Graffiti and street art are potent forms of artistic expression deep-rooted in urban culture. From the early days of marking territorial boundaries to the contemporary movements advocating for social change, graffiti, and street art have evolved into influential and respected art forms. At its core, graffiti is the act of writing or drawing on public surfaces, typically using spray paint or markers. It emerged as an underground subculture in the late 1960s and early 1970s, primarily in New York City, where young artists, often from marginalized communities, sought a way to leave their mark on a city that had ignored their voices. Initially viewed as an act of rebellion and vandalism, graffiti challenged the norms of art and opened up discussions on public space, ownership, and freedom of expression.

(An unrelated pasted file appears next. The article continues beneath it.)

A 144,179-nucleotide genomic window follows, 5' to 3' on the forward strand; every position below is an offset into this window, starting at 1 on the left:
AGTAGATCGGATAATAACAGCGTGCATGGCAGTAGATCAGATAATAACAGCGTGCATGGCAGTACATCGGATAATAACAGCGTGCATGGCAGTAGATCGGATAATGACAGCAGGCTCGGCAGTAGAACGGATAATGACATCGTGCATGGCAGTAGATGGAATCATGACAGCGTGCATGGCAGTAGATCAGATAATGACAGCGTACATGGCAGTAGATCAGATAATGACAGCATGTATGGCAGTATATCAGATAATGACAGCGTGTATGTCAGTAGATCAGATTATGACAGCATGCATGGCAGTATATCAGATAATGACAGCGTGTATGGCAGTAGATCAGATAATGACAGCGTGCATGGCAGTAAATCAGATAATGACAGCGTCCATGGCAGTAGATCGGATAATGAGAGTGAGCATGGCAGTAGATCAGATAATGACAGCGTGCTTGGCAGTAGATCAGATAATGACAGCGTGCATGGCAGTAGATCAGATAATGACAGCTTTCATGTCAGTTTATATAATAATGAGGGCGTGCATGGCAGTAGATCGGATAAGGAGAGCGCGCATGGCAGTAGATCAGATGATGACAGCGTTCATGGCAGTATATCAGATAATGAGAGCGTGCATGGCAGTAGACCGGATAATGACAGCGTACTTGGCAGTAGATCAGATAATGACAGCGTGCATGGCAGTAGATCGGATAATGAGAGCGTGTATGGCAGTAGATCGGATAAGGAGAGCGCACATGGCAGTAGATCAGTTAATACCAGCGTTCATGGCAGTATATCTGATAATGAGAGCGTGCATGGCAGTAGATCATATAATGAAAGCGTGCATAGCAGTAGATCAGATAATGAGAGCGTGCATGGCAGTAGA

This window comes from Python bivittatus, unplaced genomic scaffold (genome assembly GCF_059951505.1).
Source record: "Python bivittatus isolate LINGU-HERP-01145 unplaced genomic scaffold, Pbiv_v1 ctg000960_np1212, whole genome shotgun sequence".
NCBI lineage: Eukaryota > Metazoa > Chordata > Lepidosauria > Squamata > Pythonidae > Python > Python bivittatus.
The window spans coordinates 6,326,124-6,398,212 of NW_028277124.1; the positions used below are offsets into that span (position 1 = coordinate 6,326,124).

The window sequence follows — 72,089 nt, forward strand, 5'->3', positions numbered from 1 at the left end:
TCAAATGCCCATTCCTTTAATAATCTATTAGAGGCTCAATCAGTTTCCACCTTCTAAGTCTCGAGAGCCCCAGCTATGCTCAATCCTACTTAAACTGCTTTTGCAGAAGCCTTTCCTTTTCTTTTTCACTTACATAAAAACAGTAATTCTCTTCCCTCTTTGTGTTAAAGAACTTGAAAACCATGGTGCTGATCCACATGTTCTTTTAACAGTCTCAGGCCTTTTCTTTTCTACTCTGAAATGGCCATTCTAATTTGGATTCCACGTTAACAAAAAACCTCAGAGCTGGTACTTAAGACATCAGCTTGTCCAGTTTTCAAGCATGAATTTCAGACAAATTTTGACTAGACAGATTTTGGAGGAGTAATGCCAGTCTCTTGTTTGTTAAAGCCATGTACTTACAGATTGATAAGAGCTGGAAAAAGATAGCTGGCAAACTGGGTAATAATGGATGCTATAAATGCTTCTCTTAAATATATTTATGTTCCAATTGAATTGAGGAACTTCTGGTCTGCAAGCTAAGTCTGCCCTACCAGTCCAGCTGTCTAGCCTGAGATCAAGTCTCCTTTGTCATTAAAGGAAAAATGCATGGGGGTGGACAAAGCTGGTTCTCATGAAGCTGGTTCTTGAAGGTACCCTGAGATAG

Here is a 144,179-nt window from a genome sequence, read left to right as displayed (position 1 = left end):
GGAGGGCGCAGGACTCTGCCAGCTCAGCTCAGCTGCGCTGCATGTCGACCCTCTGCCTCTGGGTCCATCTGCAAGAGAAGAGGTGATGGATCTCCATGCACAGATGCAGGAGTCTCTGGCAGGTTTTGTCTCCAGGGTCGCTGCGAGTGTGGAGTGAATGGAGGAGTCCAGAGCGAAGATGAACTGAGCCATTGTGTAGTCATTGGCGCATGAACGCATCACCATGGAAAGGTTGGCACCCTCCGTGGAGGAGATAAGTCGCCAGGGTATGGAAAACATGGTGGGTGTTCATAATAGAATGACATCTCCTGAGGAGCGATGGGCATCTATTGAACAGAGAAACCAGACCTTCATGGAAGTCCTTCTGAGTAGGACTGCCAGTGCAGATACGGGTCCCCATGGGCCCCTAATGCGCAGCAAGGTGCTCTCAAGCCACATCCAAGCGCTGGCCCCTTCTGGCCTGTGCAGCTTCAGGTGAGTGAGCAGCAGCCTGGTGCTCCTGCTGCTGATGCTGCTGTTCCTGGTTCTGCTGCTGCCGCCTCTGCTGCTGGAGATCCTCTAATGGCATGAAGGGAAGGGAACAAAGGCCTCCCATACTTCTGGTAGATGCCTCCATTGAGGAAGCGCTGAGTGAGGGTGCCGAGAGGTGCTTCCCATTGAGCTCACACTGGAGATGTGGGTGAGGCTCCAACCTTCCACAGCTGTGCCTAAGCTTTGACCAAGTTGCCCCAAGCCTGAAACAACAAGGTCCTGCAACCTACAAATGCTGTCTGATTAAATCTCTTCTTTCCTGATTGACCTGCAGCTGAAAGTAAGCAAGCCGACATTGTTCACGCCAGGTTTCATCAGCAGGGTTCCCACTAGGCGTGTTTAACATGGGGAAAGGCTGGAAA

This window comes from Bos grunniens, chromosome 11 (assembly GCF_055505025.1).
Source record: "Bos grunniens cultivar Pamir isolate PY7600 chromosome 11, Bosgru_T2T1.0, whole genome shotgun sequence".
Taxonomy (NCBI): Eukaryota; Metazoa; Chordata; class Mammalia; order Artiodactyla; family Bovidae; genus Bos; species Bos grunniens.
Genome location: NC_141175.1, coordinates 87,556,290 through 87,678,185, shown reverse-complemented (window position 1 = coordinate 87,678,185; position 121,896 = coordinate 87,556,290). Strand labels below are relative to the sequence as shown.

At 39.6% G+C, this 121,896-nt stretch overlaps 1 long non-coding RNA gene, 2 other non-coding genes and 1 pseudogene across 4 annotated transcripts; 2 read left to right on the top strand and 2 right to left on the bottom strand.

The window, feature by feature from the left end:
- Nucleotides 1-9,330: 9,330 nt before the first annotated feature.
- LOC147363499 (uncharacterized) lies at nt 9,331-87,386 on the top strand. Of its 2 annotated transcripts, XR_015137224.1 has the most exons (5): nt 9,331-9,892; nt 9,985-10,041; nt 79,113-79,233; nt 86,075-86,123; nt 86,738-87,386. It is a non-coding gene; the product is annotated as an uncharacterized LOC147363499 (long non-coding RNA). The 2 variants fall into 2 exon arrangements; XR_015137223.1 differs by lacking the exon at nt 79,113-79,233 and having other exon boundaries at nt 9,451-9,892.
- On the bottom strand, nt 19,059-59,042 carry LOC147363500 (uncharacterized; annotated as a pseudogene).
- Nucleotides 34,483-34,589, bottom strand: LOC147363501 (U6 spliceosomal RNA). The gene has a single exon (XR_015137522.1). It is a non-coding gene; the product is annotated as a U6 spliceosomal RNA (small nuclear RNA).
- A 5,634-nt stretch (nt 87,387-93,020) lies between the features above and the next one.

Over the years, graffiti has transformed into a multifaceted art form, encompassing various styles, techniques, and messages. On the other hand, street art extends beyond traditional graffiti, incorporating a broader range of artistic interventions in public spaces. It encompasses murals, stencils, wheatpaste, installations, and other creative forms, often conveying powerful social, political, and cultural narratives.
One of the defining characteristics of graffiti and street art is its ephemeral nature. The impermanence of these artworks makes the streets an ever-changing gallery, creating a dynamic dialogue between artists, their art, and the public. Street art engages with its surroundings, responding to the urban environment, and reflecting the lived experiences of those who inhabit it.